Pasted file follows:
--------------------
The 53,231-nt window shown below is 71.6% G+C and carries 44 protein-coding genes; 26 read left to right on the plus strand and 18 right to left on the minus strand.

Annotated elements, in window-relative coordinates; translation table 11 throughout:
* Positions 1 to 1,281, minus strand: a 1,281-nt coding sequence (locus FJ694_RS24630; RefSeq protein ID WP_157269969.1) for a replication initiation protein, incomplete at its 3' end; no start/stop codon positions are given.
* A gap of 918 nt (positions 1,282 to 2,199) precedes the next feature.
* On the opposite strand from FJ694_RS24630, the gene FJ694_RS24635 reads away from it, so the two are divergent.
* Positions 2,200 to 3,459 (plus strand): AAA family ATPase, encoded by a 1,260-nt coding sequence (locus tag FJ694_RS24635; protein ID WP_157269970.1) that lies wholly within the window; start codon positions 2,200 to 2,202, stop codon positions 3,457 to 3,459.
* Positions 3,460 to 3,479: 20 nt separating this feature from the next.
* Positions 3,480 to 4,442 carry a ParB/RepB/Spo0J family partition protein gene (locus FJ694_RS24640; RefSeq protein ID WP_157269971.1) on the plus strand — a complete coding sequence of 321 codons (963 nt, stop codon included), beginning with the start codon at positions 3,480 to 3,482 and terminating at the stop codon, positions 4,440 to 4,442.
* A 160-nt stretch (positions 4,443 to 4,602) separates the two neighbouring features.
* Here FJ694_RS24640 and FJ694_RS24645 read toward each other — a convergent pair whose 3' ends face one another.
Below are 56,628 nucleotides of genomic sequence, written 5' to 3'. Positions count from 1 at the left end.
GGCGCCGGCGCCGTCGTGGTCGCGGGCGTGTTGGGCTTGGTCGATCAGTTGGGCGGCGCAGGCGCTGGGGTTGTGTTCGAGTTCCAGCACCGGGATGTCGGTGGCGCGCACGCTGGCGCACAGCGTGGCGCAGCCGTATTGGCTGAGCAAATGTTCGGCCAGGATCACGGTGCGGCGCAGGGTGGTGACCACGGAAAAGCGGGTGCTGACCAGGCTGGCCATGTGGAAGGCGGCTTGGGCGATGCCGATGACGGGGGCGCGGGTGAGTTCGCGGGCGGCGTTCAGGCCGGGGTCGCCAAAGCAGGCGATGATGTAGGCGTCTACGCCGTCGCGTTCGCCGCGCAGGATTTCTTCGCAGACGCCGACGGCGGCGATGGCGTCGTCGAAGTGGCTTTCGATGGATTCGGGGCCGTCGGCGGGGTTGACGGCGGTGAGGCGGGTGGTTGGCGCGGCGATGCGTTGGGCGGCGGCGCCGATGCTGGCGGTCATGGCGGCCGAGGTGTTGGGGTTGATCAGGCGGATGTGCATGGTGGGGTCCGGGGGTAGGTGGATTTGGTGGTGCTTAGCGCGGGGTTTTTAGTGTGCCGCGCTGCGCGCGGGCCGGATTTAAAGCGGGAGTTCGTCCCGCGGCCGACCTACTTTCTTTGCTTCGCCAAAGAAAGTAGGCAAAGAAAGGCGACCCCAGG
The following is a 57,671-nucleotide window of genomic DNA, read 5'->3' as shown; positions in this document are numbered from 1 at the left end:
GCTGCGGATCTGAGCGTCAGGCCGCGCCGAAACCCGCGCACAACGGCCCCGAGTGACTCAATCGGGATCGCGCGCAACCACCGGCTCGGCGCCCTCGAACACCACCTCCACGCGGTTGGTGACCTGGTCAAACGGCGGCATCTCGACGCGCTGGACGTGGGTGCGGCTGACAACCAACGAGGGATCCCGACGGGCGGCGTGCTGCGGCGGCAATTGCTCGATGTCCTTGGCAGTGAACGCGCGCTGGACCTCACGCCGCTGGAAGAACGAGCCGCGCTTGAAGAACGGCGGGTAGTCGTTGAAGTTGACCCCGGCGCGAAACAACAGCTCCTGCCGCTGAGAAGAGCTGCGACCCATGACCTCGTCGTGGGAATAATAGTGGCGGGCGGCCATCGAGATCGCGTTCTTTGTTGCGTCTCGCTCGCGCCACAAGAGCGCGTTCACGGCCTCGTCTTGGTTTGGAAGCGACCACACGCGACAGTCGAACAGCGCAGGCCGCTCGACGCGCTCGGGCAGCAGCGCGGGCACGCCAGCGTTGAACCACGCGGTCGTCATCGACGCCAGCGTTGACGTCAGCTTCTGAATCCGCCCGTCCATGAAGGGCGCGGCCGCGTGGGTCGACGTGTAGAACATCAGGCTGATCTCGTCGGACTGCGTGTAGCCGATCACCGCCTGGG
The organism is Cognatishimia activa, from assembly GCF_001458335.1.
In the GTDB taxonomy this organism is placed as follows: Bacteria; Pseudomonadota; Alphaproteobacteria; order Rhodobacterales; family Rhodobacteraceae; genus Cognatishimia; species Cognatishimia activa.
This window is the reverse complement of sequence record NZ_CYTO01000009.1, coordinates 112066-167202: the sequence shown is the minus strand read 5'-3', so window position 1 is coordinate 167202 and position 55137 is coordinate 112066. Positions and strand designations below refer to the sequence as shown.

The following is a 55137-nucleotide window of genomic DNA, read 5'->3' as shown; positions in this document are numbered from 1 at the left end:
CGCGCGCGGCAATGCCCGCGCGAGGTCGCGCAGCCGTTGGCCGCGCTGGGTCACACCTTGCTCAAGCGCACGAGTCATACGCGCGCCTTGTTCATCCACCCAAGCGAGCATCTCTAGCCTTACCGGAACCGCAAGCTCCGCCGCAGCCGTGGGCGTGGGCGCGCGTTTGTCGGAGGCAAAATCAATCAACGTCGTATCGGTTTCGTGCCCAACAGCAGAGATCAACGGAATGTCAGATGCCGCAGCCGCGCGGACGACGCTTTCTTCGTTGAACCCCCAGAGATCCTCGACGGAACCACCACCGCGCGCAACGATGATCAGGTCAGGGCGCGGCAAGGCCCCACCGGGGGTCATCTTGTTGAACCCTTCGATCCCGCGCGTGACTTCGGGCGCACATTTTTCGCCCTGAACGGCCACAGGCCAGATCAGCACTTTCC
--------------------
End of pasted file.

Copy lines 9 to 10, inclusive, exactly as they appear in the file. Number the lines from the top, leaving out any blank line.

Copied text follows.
* A 160-nt stretch (positions 4,443 to 4,602) separates the two neighbouring features.
* Here FJ694_RS24640 and FJ694_RS24645 read toward each other — a convergent pair whose 3' ends face one another.